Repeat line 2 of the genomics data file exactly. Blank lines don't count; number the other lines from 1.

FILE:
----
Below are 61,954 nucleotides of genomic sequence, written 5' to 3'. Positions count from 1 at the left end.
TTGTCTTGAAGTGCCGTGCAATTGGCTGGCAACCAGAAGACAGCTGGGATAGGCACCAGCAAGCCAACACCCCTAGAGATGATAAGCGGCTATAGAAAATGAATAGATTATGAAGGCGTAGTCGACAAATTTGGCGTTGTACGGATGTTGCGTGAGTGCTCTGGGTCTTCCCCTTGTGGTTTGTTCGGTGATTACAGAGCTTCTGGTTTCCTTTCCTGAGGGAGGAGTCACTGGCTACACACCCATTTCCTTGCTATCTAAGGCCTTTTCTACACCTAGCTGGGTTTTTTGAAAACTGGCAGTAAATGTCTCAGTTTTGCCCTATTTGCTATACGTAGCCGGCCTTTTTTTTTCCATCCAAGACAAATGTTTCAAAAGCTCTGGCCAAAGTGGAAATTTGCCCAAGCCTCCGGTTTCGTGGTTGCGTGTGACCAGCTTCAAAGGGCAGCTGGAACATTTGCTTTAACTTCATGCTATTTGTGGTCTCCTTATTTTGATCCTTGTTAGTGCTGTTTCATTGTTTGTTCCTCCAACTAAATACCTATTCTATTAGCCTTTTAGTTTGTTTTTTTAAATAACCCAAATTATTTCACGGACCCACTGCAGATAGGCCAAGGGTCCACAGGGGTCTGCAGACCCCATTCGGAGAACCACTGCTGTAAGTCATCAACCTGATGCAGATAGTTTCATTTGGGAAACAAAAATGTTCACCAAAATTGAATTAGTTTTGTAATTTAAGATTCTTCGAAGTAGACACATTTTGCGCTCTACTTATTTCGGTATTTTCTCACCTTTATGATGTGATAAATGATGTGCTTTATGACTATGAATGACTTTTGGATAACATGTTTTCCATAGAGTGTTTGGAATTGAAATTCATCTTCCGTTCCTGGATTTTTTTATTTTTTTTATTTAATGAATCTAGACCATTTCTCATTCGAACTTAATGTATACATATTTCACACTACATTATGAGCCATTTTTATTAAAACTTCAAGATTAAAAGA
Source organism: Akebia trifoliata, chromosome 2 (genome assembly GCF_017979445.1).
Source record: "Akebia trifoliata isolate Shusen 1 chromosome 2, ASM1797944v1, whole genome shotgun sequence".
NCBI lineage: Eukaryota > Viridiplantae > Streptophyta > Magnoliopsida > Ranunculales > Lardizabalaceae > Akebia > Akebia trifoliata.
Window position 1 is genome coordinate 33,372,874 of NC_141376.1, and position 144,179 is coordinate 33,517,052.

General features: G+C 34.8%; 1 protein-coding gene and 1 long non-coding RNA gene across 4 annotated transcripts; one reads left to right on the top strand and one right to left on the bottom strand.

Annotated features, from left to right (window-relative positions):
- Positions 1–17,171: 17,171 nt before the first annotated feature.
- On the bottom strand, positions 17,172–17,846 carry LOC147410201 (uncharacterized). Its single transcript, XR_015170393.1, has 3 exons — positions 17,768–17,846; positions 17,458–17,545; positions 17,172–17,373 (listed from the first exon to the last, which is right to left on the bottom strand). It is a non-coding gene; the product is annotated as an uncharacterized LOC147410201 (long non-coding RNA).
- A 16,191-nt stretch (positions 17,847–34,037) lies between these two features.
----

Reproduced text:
TTGTCTTGAAGTGCCGTGCAATTGGCTGGCAACCAGAAGACAGCTGGGATAGGCACCAGCAAGCCAACACCCCTAGAGATGATAAGCGGCTATAGAAAATGAATAGATTATGAAGGCGTAGTCGACAAATTTGGCGTTGTACGGATGTTGCGTGAGTGCTCTGGGTCTTCCCCTTGTGGTTTGTTCGGTGATTACAGAGCTTCTGGTTTCCTTTCCTGAGGGAGGAGTCACTGGCTACACACCCATTTCCTTGCTATCTAAGGCCTTTTCTACACCTAGCTGGGTTTTTTGAAAACTGGCAGTAAATGTCTCAGTTTTGCCCTATTTGCTATACGTAGCCGGCCTTTTTTTTTCCATCCAAGACAAATGTTTCAAAAGCTCTGGCCAAAGTGGAAATTTGCCCAAGCCTCCGGTTTCGTGGTTGCGTGTGACCAGCTTCAAAGGGCAGCTGGAACATTTGCTTTAACTTCATGCTATTTGTGGTCTCCTTATTTTGATCCTTGTTAGTGCTGTTTCATTGTTTGTTCCTCCAACTAAATACCTATTCTATTAGCCTTTTAGTTTGTTTTTTTAAATAACCCAAATTATTTCACGGACCCACTGCAGATAGGCCAAGGGTCCACAGGGGTCTGCAGACCCCATTCGGAGAACCACTGCTGTAAGTCATCAACCTGATGCAGATAGTTTCATTTGGGAAACAAAAATGTTCACCAAAATTGAATTAGTTTTGTAATTTAAGATTCTTCGAAGTAGACACATTTTGCGCTCTACTTATTTCGGTATTTTCTCACCTTTATGATGTGATAAATGATGTGCTTTATGACTATGAATGACTTTTGGATAACATGTTTTCCATAGAGTGTTTGGAATTGAAATTCATCTTCCGTTCCTGGATTTTTTTATTTTTTTTATTTAATGAATCTAGACCATTTCTCATTCGAACTTAATGTATACATATTTCACACTACATTATGAGCCATTTTTATTAAAACTTCAAGATTAAAAGA